They are the four most dreaded words to hear when you need help: “It’s not my job.”
Guess what? It just might be your job.
Maybe it’s the intersection of speaking this past weekend to 12 bright women enrolled in my colleague and friend Stacy Blake-Beard’s leadership and gender B-school class at Mills College or an upcoming call with Shereef Bishay (TedSF: Applying Open Source Principles to the Work Place here) but one thought came to mind when I heard those words.
Your role is to get things done.
It might not be your job title and it might not be what any business card you carry says.
But if you want your (pick one) company, organization, church, team, etc. to survive if not thrive, focusing on getting things done rather than what’s inside your own “job box” is the most important thing you can do.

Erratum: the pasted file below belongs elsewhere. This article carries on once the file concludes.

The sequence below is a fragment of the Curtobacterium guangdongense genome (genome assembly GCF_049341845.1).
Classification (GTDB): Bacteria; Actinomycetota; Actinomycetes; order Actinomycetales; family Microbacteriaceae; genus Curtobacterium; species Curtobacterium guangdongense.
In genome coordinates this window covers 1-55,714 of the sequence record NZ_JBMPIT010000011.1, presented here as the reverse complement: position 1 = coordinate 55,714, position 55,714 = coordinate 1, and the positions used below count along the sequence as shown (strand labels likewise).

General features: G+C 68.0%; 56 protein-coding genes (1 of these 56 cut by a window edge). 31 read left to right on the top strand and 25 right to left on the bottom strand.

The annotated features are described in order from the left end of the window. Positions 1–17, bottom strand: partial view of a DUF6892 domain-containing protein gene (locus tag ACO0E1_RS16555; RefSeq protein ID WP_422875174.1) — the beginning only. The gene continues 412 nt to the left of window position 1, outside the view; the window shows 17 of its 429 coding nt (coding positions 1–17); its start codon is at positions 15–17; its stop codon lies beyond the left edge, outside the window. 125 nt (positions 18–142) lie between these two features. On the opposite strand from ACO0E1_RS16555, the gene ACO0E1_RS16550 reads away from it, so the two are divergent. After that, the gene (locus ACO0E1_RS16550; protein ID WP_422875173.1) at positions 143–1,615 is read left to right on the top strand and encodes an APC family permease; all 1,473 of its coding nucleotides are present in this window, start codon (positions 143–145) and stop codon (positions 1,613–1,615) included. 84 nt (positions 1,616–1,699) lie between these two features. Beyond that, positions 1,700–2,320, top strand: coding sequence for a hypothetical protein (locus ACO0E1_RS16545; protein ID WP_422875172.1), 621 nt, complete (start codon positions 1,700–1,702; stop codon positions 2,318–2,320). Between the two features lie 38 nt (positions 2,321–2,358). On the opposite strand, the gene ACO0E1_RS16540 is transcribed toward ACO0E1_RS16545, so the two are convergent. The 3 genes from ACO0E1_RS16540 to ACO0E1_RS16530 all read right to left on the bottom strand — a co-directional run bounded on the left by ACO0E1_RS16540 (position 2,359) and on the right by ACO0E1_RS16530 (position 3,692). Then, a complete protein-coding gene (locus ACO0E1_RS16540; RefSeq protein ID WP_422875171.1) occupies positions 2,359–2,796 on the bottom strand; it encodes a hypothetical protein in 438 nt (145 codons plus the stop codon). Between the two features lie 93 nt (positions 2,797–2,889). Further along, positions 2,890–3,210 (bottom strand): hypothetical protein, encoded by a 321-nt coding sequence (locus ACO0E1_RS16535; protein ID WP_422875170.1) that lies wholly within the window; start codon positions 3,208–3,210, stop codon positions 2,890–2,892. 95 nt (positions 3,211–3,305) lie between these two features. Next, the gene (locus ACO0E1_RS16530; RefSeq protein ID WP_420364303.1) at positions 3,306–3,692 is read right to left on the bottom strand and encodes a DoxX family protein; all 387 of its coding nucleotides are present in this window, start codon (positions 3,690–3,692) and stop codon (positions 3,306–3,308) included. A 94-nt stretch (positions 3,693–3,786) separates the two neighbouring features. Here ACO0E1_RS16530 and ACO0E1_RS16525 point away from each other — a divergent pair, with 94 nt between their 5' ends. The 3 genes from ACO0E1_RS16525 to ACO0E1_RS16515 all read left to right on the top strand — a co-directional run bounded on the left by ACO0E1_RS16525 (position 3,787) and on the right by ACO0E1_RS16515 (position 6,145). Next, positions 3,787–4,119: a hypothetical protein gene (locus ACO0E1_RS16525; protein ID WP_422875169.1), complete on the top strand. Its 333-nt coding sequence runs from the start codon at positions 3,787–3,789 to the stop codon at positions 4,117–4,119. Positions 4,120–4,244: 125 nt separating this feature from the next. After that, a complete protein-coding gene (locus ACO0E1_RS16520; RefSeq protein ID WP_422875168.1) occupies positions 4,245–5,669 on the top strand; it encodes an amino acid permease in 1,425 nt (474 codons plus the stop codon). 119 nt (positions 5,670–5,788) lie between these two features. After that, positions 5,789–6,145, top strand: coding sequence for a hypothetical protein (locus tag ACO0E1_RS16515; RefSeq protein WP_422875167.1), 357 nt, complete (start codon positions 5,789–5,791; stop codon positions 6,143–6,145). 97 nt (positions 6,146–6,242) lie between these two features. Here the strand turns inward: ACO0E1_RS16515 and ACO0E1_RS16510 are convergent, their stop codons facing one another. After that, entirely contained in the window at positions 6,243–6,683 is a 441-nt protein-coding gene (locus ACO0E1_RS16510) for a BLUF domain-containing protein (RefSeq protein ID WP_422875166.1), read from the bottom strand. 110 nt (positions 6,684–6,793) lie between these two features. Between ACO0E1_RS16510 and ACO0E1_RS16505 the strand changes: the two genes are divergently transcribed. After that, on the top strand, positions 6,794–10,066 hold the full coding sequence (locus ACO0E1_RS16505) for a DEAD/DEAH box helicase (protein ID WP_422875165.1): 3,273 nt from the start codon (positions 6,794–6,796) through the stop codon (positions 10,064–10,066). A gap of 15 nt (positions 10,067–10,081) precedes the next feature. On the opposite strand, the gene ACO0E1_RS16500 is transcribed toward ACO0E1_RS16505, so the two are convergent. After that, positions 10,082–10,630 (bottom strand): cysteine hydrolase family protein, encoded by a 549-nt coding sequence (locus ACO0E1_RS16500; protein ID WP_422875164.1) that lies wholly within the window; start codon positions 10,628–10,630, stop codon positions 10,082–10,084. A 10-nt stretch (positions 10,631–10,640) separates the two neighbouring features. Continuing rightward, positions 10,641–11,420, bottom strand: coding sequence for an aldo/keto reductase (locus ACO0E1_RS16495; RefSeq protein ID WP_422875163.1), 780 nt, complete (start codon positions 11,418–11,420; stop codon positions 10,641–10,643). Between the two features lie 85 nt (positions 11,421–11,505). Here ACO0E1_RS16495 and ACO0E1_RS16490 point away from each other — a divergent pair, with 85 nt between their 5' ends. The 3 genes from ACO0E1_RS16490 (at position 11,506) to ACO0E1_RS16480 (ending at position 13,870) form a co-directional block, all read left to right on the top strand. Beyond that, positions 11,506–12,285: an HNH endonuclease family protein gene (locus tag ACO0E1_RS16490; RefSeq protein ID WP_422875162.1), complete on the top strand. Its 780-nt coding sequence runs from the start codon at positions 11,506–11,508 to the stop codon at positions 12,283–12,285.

I know. You’re working for one of those (pick one) companies, organizations, churches, teams, etc. that tell you to do (only) your job and let other people worry and take care of the other stuff.
Start finding someplace else to work.
There’s a ticking meter on your workplace and it’s in countdown mode. Like Bob Sutton’s post detailing how United Airlines lost a 10-year old girl – and didn’t seem to care - places where people work in highly defined boxes called jobs and don’t care or want to venture outside that proverbial box are goners. Indifference is decay, and indifference is death in a free market.
So here’s a new four letter phrase to use the next time someone asks you for assistance: “How can I help?”
Even if it’s not your job.
Guest author J. Mike Smith is a executive, career, and leadership team coach, helping individuals, start-ups, teams and groups perform significantly better.
business image courtesy of Shutterstock